I have been following the bitcoin evolution with some curiosity but without really looking at the underlying technology being used.

Having been involved in the Open Badges for Higher Education WG, I follow Carla Casilli posts to check what is happening with open badges, namely the launch of @badgechain. Being currently involved in a project to support Syrian refugees to attend online accredited courses and MOOCs, in Jordan, I became less active and more of a practitioner looking at ways to use them to support the engagement and motivation of these students, who have been sometimes through traumatizing experiences.

Today, while reading one of Carla’s posts, she directed to W. Ian O’Byrneexcellent post What is blockchain? https://goo.gl/yZFdwi and to ethereum.

Ethereum moves blockchain technology from a financial application (bitcoin) to contracts (I am new at this so please bear with me), and this shift suddenly made all the sense to me and to its huge, even life saving application in higher education in emergency contexts.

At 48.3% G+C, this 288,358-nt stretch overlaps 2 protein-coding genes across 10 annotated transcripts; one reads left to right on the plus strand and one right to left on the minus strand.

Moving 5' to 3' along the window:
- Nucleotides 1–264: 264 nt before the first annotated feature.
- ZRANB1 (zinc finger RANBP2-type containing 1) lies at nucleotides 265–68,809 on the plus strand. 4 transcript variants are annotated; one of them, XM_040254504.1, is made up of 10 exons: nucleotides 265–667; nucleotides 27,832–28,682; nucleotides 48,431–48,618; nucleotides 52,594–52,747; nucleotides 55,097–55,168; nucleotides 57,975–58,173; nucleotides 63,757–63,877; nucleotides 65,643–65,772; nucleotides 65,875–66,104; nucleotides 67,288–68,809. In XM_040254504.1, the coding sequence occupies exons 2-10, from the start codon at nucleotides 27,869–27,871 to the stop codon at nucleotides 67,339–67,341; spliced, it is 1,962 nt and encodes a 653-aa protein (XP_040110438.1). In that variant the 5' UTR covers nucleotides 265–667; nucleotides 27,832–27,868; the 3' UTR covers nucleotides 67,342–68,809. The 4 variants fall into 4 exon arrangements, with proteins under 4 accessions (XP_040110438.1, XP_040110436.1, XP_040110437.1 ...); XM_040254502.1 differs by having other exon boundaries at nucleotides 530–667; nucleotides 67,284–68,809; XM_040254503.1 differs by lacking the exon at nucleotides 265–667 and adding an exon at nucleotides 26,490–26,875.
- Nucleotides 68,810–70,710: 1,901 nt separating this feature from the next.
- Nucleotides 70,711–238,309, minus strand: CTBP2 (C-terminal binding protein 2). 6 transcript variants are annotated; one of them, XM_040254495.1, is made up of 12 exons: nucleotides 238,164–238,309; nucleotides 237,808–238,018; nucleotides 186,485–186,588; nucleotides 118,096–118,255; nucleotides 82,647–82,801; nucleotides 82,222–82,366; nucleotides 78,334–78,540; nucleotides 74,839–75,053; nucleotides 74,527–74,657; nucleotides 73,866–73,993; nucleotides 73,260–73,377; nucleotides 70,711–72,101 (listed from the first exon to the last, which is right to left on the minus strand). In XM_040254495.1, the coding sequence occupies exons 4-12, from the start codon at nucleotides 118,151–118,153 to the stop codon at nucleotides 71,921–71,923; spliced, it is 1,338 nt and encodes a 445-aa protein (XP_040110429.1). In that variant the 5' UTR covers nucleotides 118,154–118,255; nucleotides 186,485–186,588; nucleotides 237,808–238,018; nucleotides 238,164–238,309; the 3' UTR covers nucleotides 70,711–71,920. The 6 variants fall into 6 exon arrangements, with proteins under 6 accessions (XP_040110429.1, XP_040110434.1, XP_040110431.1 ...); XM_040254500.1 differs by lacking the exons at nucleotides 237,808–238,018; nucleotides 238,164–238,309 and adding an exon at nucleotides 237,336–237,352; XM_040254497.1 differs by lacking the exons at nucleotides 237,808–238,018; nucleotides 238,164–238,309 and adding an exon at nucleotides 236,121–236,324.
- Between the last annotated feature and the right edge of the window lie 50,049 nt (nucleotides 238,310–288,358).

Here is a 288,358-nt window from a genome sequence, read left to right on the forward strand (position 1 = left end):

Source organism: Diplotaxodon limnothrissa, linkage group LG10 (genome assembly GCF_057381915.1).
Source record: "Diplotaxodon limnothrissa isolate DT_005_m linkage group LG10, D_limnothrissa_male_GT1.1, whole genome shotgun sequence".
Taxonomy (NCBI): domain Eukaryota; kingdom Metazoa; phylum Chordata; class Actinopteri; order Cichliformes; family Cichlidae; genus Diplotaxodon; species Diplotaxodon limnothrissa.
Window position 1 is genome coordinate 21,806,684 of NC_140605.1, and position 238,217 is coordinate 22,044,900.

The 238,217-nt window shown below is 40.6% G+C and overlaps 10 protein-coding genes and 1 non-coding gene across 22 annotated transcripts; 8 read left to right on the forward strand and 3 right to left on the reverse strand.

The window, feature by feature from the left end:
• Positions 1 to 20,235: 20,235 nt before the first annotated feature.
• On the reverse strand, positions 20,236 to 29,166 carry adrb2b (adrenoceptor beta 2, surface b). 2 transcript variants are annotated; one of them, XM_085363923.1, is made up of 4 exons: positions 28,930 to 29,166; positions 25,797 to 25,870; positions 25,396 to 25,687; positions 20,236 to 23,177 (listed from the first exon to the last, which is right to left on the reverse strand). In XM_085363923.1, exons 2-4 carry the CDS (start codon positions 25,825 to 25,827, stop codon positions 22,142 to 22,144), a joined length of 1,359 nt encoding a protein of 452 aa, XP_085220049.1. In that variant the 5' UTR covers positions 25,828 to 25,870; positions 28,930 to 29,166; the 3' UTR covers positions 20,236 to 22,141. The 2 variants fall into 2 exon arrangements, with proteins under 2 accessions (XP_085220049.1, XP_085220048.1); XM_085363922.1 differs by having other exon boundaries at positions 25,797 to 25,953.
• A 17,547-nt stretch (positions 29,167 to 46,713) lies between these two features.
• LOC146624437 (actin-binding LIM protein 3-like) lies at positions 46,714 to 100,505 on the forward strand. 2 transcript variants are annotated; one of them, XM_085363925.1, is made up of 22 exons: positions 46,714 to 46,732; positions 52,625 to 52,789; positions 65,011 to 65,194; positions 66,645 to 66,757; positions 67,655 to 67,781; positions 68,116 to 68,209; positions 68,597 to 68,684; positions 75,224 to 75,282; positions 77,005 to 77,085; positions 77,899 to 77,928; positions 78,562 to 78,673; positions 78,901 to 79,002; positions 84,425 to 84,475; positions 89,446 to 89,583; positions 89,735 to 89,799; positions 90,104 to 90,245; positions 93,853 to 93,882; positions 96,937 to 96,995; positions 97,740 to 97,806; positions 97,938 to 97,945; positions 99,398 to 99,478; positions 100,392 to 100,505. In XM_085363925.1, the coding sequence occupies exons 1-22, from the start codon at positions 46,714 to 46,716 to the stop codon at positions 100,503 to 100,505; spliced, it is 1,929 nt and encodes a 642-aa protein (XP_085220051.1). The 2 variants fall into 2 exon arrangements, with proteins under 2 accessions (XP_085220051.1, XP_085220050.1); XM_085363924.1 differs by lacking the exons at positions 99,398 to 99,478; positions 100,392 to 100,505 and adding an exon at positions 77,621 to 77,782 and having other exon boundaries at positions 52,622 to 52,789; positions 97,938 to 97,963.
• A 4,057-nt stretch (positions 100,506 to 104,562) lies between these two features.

One of the main problems faced by Syrian students who wish to enroll in higher education or who attended higher education is to be able to produce their certificates of high school completion and/or attendance of university. In order to obtain these certificates, they need to return to Syria, at great rick of being caught, even killed and paying enormous sums to be able to obtain them. Without these precious documents, they are simply not allowed to enroll and pursue their education most of the times.

Blockchain technology with its peer2peer network and distributed database, time and date stamped blocks may have an enormous potential to allow these students (and mobile students around the world), or the higher education institutions where they wish to enroll, wherever they are, to be able to access the certificates, authenticated to be used as proof of their education, becoming sometimes even a life saving instrument…

Now, I will let the experts talk. Does this make sense? Is it possible from a technological perspective?

Getting the Ministries of Education and Higher Education Institutions to move with this, it is another story…

First published in medium.com https://medium.com/@pmorais/blockchain-and-higher-education-in-emergency-environments-4a5e47b84176#.4dz2edg3f